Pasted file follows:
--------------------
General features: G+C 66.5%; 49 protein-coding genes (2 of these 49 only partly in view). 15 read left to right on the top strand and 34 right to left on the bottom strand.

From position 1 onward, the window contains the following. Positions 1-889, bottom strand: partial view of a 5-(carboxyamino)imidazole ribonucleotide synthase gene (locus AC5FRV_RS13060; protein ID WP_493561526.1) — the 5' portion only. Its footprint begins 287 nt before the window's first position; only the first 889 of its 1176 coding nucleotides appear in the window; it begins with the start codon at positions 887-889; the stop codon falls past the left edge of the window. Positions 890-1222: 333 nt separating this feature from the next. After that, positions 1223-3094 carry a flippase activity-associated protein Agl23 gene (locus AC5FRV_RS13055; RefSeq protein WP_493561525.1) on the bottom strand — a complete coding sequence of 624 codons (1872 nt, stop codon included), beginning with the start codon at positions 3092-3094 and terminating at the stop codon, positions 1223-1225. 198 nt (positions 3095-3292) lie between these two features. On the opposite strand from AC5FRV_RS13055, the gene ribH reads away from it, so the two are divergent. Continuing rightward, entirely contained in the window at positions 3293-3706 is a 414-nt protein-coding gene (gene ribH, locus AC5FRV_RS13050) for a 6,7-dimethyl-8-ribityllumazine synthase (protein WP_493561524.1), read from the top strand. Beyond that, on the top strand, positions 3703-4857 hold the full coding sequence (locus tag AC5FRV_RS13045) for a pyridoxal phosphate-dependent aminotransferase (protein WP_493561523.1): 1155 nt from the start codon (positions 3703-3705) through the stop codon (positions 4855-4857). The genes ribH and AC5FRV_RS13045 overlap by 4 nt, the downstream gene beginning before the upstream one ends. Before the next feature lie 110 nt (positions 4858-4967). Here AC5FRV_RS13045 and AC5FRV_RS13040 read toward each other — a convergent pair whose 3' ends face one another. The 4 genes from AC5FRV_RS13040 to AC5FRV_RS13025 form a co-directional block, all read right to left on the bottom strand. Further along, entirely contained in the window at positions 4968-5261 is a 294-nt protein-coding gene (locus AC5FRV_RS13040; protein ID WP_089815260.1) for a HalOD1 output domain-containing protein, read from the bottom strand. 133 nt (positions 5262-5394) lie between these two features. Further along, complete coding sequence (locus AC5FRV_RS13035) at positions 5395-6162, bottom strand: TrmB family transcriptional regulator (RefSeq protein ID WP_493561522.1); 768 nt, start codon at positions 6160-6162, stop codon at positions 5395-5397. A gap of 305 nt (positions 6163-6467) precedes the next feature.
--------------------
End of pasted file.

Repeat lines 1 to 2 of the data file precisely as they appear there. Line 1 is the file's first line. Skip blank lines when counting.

General features: G+C 66.5%; 49 protein-coding genes (2 of these 49 only partly in view). 15 read left to right on the top strand and 34 right to left on the bottom strand.

From position 1 onward, the window contains the following. Positions 1-889, bottom strand: partial view of a 5-(carboxyamino)imidazole ribonucleotide synthase gene (locus AC5FRV_RS13060; protein ID WP_493561526.1) — the 5' portion only. Its footprint begins 287 nt before the window's first position; only the first 889 of its 1176 coding nucleotides appear in the window; it begins with the start codon at positions 887-889; the stop codon falls past the left edge of the window. Positions 890-1222: 333 nt separating this feature from the next. After that, positions 1223-3094 carry a flippase activity-associated protein Agl23 gene (locus AC5FRV_RS13055; RefSeq protein WP_493561525.1) on the bottom strand — a complete coding sequence of 624 codons (1872 nt, stop codon included), beginning with the start codon at positions 3092-3094 and terminating at the stop codon, positions 1223-1225. 198 nt (positions 3095-3292) lie between these two features. On the opposite strand from AC5FRV_RS13055, the gene ribH reads away from it, so the two are divergent. Continuing rightward, entirely contained in the window at positions 3293-3706 is a 414-nt protein-coding gene (gene ribH, locus AC5FRV_RS13050) for a 6,7-dimethyl-8-ribityllumazine synthase (protein WP_493561524.1), read from the top strand. Beyond that, on the top strand, positions 3703-4857 hold the full coding sequence (locus tag AC5FRV_RS13045) for a pyridoxal phosphate-dependent aminotransferase (protein WP_493561523.1): 1155 nt from the start codon (positions 3703-3705) through the stop codon (positions 4855-4857). The genes ribH and AC5FRV_RS13045 overlap by 4 nt, the downstream gene beginning before the upstream one ends. Before the next feature lie 110 nt (positions 4858-4967). Here AC5FRV_RS13045 and AC5FRV_RS13040 read toward each other — a convergent pair whose 3' ends face one another. The 4 genes from AC5FRV_RS13040 to AC5FRV_RS13025 form a co-directional block, all read right to left on the bottom strand. Further along, entirely contained in the window at positions 4968-5261 is a 294-nt protein-coding gene (locus AC5FRV_RS13040; protein ID WP_089815260.1) for a HalOD1 output domain-containing protein, read from the bottom strand. 133 nt (positions 5262-5394) lie between these two features. Further along, complete coding sequence (locus AC5FRV_RS13035) at positions 5395-6162, bottom strand: TrmB family transcriptional regulator (RefSeq protein ID WP_493561522.1); 768 nt, start codon at positions 6160-6162, stop codon at positions 5395-5397. A gap of 305 nt (positions 6163-6467) precedes the next feature.